It’s time for CVSA Roadcheck, but are the most dangerous trucks being inspected?
3-day safety blitz targeting unsafe semi-trucks and dangerous truck drivers is June 3-5, 2014
The Commercial Vehicle Safety Alliance (CVSA) is carrying out its annual “Roadcheck” inspection blitz next week. You may recall other similar safety blitzes, such as Operation Airbrake, which specifically targets the maintenance of semi-trucks and motor coaches.
According to the CVSA coordinators, roughly 10,000 inspectors from state, local and federal enforcement agencies will be stationed across 1,500 inspections sites across the country for a three-day period, June 3-5, 2014.
The numbers from last year’s Roadcheck might seem like the safety initiative was a success: More than 70,000 inspections occurred during the program, resulting in a 22% out-of-service rate for equipment and a 4% out-of-service rate for drivers.
When a truck is marked “out-of-service,” it means the vehicle is too dangerous to drive and must be taken off the road immediately.
Several years ago, the American Association for Justice asked me to speak on behalf of the legal profession and lawyers who litigate commercial truck accident cases on whether Roadcheck is effective or not. The representatives from the trucking industry and the truck lobby says it is. But, as he discussed, it’s really only the tip of the iceberg.
My biggest complaint with Roadcheck as an attorney and safety advocate is that the CVSA gives the trucking industry notice of the inspection dates months ahead of time. It’s like announcing the dates of a pop quiz in advance so the ill-prepared students know to play sick that day.
The problem with announcing the dates ahead of time is that the owners and safety directors of the most egregious motor carriers can make sure that the most dangerous and unmaintained trucks simply stay off the roads to avoid inspection during the three-day period. That’s it. Just ground the really dangerous trucks for three days.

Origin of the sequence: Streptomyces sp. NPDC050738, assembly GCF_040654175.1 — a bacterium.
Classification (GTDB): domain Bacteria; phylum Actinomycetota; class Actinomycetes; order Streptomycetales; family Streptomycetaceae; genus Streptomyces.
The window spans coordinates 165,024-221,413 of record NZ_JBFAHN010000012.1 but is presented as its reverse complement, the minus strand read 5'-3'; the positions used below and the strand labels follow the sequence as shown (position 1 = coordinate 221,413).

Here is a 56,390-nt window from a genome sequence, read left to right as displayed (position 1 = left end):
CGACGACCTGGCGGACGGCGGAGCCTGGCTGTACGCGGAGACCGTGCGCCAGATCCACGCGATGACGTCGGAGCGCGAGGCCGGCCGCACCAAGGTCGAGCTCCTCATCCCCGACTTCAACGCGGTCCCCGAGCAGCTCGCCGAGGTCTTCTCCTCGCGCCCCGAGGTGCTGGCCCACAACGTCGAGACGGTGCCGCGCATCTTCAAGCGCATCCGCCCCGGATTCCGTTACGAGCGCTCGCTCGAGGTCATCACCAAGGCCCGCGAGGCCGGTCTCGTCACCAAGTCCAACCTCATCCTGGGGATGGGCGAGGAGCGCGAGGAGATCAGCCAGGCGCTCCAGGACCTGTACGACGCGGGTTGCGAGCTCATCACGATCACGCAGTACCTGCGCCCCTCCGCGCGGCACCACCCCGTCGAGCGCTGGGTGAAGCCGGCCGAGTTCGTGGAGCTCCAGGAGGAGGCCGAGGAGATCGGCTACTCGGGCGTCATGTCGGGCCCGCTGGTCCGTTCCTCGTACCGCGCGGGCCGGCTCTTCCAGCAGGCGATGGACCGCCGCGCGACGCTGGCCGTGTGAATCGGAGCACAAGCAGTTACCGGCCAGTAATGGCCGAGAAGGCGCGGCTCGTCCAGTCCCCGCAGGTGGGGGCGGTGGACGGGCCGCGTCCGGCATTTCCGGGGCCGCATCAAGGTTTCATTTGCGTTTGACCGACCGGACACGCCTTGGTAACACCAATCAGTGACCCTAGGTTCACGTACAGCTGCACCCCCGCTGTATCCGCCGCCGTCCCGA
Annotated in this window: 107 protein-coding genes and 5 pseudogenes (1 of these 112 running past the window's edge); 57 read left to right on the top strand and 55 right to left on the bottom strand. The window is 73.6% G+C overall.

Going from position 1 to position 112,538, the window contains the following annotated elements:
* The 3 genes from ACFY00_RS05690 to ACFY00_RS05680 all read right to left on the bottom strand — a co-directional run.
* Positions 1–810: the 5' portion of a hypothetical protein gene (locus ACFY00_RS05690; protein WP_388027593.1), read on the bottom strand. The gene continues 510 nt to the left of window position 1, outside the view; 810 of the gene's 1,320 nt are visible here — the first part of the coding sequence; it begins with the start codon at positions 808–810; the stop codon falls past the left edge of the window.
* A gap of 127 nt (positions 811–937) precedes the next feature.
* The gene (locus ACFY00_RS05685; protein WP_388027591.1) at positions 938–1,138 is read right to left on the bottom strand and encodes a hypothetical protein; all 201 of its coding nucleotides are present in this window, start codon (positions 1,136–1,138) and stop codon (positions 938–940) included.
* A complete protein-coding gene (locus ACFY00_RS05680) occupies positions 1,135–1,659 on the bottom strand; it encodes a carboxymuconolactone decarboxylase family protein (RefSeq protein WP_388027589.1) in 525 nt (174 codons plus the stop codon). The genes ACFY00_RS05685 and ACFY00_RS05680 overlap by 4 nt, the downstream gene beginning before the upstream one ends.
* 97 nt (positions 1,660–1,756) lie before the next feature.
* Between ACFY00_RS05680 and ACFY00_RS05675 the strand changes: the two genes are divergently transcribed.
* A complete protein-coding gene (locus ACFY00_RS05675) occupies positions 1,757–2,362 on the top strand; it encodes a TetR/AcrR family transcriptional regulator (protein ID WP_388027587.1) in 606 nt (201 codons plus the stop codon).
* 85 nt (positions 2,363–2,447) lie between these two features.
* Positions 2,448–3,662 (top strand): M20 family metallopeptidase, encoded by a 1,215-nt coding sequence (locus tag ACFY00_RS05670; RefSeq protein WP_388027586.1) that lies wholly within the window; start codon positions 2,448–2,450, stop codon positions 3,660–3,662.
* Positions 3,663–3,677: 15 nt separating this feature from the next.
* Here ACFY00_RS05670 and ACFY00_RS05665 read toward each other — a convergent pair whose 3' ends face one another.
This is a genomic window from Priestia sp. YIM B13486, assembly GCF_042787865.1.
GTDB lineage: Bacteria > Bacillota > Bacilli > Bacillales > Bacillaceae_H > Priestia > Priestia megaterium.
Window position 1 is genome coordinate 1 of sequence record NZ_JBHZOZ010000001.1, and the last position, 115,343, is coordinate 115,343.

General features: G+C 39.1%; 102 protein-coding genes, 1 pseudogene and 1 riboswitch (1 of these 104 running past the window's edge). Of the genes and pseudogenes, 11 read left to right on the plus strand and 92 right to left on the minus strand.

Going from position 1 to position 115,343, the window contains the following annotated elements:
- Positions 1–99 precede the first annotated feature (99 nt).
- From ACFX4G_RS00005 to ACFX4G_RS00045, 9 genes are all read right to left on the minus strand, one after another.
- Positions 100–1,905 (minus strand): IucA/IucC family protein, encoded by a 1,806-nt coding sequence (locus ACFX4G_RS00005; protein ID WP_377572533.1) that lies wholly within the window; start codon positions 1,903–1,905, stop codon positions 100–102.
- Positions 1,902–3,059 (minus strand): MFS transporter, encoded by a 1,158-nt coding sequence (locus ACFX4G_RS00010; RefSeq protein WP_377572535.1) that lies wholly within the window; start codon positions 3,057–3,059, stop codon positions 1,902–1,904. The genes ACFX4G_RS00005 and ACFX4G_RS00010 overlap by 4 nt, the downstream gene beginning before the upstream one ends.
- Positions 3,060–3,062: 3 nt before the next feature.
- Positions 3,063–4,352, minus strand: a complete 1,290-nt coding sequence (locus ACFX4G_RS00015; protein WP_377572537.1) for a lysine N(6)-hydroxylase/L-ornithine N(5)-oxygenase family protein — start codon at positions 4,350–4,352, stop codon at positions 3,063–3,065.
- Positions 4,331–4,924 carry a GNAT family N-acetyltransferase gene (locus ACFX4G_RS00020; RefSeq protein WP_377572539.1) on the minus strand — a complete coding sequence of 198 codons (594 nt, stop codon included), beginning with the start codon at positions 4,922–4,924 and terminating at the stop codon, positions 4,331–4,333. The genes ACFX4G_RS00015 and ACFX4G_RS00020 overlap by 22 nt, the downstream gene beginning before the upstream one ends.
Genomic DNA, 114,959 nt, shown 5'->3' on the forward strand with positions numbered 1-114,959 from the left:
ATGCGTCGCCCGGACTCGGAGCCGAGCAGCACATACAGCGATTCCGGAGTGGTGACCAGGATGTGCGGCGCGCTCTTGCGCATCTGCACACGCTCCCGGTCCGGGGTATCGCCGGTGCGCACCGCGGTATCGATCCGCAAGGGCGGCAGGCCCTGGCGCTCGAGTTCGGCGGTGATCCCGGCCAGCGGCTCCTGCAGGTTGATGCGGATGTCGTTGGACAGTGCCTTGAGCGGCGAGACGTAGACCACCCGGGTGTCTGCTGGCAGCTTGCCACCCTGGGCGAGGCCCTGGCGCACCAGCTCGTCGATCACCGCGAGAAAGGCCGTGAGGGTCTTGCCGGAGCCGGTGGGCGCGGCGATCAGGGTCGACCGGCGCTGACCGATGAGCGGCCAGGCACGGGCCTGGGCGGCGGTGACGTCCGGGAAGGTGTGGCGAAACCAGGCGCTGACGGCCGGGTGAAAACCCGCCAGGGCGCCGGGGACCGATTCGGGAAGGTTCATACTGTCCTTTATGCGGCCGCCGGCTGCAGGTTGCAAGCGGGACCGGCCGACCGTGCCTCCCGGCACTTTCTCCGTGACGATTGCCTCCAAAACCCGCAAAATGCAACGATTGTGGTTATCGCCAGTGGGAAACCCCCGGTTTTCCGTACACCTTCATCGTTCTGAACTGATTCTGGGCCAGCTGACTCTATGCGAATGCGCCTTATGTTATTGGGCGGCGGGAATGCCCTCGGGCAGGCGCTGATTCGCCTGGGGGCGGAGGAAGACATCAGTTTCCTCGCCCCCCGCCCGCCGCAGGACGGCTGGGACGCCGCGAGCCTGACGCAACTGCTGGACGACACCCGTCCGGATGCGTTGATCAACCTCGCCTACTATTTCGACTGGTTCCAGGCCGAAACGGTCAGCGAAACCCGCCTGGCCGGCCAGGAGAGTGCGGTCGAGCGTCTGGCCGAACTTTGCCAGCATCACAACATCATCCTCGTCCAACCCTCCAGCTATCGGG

Then put them back on the road.
Same goes for truck drivers they suspect are heavily using drugs. We really have no idea what the real numbers are. One in five out of service commercial trucks – as scary as that is to consider – may be wildly inaccurate. Knowing that approximately one in five trucks are so unsafe, are in such a terrible condition that if it were pulled over by law enforcement, these trucks would have to be towed away for immediate repair doesn’t make me feel safe and secure. And it certainly doesn’t make me feel safe knowing that the inspection dates are announced ahead of time, and the very worst and most dangerous trucks may not even be on the roads!
The CVSA has a checklist for drivers published on its site, highlighting a the main equipment targets for the blitz. Inspectors are specifically targeting brakes, coupling devices, fuel and exhaust systems, lighting, cargo securement, steering, suspension, suspension and tires, wheels, rims and hubs.
I’ve now litigated several hundred serious truck accident injury cases, and I know (quite unfortunately) that it’s not uncommon to find out-of-service trucks or drivers who have no business being behind the wheel. In addition, semi-truck accidents are generally more likely to cause injury or death because of the damage caused by an 80,000 pound, fully- loaded semi-truck (or sometimes more if the big-rig is illegally loaded). What a terrifying scenario.
Putting 22% of all those inspected (which translates into approximately 15,400) out of service is an accomplishment. It should be lauded and respected.
But we can do more. And we should do more.
The CVSA and the Federal Motor Carrier Safety Administration could stop so many more dangerous truck companies if they didn’t announce the pop quiz ahead of time. Think about how many more truck wrecks could be prevented.